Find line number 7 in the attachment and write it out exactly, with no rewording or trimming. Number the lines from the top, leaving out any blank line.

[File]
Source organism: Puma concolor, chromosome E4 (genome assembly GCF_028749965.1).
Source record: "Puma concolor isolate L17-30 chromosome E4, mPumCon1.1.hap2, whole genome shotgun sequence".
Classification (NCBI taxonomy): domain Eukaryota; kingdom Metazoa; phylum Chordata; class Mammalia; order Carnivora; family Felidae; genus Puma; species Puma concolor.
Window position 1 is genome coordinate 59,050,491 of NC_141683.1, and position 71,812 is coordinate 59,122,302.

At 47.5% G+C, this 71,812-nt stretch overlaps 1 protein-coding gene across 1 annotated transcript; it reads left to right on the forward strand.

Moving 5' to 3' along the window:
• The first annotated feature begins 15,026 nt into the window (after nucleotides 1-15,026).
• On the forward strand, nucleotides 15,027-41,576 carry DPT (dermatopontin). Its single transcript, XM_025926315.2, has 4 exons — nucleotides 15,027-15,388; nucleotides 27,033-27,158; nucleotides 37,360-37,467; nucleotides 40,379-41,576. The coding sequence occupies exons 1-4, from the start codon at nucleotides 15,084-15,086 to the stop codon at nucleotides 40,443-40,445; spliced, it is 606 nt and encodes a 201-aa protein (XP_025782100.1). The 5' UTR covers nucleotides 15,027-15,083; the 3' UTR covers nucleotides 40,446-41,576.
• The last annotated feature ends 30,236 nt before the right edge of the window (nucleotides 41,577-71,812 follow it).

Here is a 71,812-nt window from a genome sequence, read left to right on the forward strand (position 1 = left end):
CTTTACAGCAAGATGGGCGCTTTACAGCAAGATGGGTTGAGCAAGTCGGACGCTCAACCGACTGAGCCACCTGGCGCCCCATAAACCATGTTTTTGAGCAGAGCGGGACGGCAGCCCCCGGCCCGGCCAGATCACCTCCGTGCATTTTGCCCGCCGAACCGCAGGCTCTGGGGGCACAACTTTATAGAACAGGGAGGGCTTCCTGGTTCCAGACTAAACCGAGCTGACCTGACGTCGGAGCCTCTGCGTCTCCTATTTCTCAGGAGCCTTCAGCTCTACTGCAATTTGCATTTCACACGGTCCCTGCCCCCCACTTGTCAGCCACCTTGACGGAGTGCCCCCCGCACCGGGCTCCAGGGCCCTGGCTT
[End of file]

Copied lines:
• The first annotated feature begins 15,026 nt into the window (after nucleotides 1-15,026).